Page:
A letter full of racist invectives addressed to the Minister / Head Pastor arrived at Speaks Temple AME Zion Church late last month. Postmarked February 14th from Charlotte, North Carolina, the same day as the Parkland, Florida school shooting and Valentine’s Day, no one seems to know who wrote the letter or why they sent it to a small church in Wilmington.
What is worth noting about the letter is not necessarily the fact of the letter itself. One could argue the sender is mentally ill, an outlier, a misguided attention-seeker or all of the above. In fact, we were dubious about even making this a focus of a CoastLine edition to avoid giving such speech a platform. For that reason, we give no air time to the language in the letter.
But when Pastor Dierdre Parker, posted a photograph of it on her Facebook page, the difference in the way people of color and white people responded is noteworthy. Predictably, many white people who weighed in expressed shock, outrage and offered support:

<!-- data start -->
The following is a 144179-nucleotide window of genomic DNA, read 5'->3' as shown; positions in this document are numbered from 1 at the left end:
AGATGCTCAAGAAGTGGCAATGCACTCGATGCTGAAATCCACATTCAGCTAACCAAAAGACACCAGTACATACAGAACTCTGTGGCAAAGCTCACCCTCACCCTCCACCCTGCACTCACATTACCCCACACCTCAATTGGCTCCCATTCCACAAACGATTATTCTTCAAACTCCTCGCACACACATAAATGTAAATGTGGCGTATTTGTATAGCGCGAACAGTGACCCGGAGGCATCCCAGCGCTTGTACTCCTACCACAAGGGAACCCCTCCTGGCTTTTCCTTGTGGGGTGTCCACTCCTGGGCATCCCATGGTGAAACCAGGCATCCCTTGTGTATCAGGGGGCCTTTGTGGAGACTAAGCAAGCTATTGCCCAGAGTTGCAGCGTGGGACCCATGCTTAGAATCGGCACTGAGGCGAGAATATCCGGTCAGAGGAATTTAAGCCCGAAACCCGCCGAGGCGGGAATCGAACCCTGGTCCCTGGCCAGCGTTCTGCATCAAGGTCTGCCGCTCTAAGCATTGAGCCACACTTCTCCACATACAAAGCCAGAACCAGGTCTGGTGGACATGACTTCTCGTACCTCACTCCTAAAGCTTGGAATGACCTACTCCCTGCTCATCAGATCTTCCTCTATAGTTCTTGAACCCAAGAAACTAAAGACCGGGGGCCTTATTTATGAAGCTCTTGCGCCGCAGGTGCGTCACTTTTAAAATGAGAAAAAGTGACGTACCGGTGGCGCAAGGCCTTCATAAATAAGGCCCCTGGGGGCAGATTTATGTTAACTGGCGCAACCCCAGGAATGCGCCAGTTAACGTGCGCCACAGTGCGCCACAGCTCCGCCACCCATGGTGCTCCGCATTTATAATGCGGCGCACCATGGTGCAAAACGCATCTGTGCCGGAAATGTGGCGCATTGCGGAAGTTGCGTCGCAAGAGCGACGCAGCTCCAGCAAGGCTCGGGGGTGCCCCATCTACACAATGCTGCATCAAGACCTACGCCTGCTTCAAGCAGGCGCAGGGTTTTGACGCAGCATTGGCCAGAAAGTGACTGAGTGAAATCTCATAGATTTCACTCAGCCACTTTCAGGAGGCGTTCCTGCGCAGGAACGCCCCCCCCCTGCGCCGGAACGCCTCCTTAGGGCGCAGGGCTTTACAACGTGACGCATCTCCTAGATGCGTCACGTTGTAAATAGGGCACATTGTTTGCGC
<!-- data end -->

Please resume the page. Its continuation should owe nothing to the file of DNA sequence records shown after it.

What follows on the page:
"So very sorry this is a part of our world today."
"I am so sorry. Praying for you."
"We are with you. So sad there are people like this."
Here are some responses from people of color:
"It is so rampant in Wilmington, you face it every day."
"Wilmington NC--the Capital City of White Supremacy since 1898."
"These are dark days we're living in. Be careful, be vigilant, and know that no matter what happens, you are loved."
And of course, this sampling in no way characterizes all of the people who posted – regardless of ethnicity. But it does point to stark differences in daily experience and the resulting perception of the depth of the racial division in the Cape Fear region.
Dierdre Parker, Pastor of Speaks Temple AME Zion Church, Wilmington